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I'm planning to install Fedora on my home computer and have done a little research about how big partitions I need. My suggestion is:

Swap - 4GB

/boot - 250MB

/ - 15GB

/var - 5GB

/home - rest (of a 500GB disk)

I'm planning to use this as my main OS, so I'm going to do a little of gaming (WoW), film watching and developing (WEB, C#, C++,). So what do you think about my setting? Something not optimal?

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migrated from Aug 5 '10 at 9:46

This question came from our site for system and network administrators.

When you say C#, I'm assuming you mean with the .NET platform. You can do some interesting stuff with .NET on Linux, but there isn't a full implementation just yet. – RavB Aug 5 '10 at 14:35
up vote 3 down vote accepted

Personally I think you should skip setting up a separate /home and /var for your personal system. Create a moderately sized root partition and setup a good backup system. If you have a good backup, then setting up separate partitions really doesn't give you anything useful. If you don't plan on having a good backup then you are probably insane anyway, and I am not sure I can provide any help.

Either way setup LVM and do not pre-allocate all your disk space. You can add additional space to volumes as needed

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Separate /var .. OK, that can be unnecessary on a home desktop. But separate /home unnecessary? IMHO a separate /home makes it possible to switch to another distribution (or upgrading the current one to next generation) much more easier. Just scrap the / partition, leave the /home alone, enjoy the next distribution. – Janne Pikkarainen Aug 5 '10 at 7:29
Yeah, i've read that a seperate /home gives you the ability to scrap the OS and start over with everything at ur home intact so i thought i was a good idea. maybe up the / to 20BG and drop /var then? – Jason94 Aug 5 '10 at 7:40
@Janne, I have seen large numbers of posts on the forums/irc where a new user, who had no backup, somehow got the impression that the seperate home protected them. The blindly install and lose everything because the hit the wrong button at some point. If they spent their time/effort on backups then they can easily restore /home. Can you really feel confident that all installers are bug-free and won't trash your /home? – Zoredache Aug 5 '10 at 8:00
To put it a different way a seperate /home gives many people a reason to be over-confident. A reason to believe that a potentially very damaging process is perfectly safe. – Zoredache Aug 5 '10 at 8:05
@Zoredache, well... backup is nice, but of home? i planning to use home to store all documents, world of warcraft, pr0n, and home video :D The only things need backup is documents and homevideo which i already do to a eksternal drive. backup the entire disk (500gb) is waste i think (nothing crucial really) – Jason94 Aug 5 '10 at 8:41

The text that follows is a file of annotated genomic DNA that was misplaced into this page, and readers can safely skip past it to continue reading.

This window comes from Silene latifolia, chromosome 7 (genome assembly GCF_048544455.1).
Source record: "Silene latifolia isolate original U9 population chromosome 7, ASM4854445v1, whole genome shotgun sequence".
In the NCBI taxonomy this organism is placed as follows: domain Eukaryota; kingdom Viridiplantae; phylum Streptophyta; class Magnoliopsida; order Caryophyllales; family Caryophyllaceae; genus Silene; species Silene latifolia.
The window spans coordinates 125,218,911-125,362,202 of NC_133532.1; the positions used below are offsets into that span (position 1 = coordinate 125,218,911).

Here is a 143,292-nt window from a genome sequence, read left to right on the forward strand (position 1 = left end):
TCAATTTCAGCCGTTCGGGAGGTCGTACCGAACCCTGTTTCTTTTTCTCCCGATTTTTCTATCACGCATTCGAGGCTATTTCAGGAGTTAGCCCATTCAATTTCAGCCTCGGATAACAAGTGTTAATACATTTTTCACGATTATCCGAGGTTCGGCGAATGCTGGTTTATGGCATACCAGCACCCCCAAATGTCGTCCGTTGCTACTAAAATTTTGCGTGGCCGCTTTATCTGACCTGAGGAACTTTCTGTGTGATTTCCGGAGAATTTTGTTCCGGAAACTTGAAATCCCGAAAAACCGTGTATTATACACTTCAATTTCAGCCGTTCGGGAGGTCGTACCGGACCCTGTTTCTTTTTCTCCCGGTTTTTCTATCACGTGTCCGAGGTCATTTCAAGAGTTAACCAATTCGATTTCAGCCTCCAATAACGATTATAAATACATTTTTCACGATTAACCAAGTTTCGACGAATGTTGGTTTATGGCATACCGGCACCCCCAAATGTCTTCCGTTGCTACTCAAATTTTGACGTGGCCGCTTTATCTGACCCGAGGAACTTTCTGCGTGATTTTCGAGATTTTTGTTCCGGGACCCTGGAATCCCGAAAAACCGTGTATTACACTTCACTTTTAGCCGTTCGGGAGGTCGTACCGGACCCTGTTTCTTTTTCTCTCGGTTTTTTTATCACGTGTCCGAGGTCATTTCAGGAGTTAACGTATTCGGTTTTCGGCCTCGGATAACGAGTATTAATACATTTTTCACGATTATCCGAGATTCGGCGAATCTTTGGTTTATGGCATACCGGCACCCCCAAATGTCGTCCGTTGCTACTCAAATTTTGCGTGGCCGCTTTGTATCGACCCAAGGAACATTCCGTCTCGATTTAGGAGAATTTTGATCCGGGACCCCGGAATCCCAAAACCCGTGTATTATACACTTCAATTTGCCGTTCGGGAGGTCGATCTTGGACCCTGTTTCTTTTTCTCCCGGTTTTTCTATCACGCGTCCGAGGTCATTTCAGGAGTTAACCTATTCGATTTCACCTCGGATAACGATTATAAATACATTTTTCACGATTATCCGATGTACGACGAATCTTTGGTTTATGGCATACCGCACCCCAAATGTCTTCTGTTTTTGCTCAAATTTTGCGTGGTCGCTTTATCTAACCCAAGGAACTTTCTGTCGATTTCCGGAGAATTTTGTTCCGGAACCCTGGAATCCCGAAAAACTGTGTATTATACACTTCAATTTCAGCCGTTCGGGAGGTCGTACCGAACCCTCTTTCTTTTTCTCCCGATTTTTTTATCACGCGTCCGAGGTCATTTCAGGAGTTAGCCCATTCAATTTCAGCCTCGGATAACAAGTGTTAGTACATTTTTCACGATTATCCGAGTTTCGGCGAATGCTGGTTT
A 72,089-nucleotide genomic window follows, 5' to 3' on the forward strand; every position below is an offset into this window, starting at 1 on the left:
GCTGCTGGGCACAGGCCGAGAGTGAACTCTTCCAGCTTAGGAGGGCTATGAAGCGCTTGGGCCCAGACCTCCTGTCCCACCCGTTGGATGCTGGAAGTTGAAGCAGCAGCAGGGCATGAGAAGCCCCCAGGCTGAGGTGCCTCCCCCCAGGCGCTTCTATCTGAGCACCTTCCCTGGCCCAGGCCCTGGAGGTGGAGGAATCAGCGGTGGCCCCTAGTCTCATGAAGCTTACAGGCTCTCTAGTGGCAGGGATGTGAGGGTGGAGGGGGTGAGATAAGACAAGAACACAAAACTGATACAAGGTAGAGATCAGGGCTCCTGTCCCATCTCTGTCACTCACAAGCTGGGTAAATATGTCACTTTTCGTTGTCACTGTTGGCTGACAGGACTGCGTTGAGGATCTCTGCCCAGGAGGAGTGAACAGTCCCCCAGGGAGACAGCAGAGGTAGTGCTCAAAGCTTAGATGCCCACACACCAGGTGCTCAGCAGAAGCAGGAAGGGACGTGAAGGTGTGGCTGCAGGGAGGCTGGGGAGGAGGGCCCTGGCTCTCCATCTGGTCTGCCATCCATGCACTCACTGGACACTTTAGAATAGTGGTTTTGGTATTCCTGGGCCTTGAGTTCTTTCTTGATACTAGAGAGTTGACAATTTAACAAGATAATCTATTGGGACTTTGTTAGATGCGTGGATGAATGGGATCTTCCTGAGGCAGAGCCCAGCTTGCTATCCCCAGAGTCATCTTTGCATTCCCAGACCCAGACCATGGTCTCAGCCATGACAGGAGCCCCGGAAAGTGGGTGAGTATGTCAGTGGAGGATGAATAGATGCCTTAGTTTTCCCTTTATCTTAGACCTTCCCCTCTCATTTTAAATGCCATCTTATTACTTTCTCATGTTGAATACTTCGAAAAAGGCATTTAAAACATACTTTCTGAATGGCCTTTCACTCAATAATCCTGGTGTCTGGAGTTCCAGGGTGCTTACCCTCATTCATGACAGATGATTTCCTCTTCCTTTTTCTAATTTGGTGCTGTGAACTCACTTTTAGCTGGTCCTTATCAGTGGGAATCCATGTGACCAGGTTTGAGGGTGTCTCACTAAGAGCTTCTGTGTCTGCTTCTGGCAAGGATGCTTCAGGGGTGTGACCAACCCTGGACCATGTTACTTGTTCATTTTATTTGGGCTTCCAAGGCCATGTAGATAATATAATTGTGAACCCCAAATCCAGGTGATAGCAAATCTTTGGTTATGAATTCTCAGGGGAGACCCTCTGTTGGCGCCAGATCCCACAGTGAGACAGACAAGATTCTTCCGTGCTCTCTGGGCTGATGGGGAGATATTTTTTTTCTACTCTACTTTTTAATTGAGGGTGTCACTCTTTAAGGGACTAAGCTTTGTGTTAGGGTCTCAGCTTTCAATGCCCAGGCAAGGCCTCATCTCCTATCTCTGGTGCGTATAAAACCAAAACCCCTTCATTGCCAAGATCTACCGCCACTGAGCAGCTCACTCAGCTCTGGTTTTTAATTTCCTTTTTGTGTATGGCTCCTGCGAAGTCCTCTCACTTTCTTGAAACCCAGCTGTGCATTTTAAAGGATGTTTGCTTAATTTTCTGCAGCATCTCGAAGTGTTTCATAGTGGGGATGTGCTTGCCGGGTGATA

Seems good to me. :) Only thing is that if you're planning to install a lot of HD space consuming games (such as Battle for Wesnoth with all its datafiles) or other big applications from the Fedora package repositories, then the 15 GB / mount might be on a smallish side. For normal use it's plenty, though.

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Hmm... besides WoW i don't play alot, and I plan to just put the WoW folder (about 12-15GB) in my home folder. Is this wise or should i put it elsewhere? – Jason94 Aug 5 '10 at 7:16

I would always recommend separating /var from the others, especially when you're only talking 1% of your total drive space. I don't know why everyone seems to think this is not the case on home systems.

The reason I say this is when a native Linux application encounters a situation (bugs, etc.) that cause it to start logging insane amounts of debugging information, those are generally going to wind up in /var/log. It's not abnormal to see log files grow pretty large (1GB+) in just a few hours, and it's nice to catch those early. You can also run into problems with apps eating up /var/tmp, so it's really best practice to keep that sandboxed off from the rest of the filesystems.

Properly sizing /var is worth the 1% drive space loss to save you a potential headache down the road.

If you're not sure how much to allocate to each partition, you could always go LVM partitions formatted with ext3/4 (or any filesystem that supports online resizing). You'll take a little bit of a disk I/O performance hit, so I don't know that it's a good fit for you with gaming, but it would allow you to create your partitions with what you think you'll need initially, with a pool of free "reserve" space. That space can be used to dynamically grow those partitions on the fly, without even requiring you to unmount the filesystems.

Here's a link you may find interesting if you're curious about that aspect of LVM:

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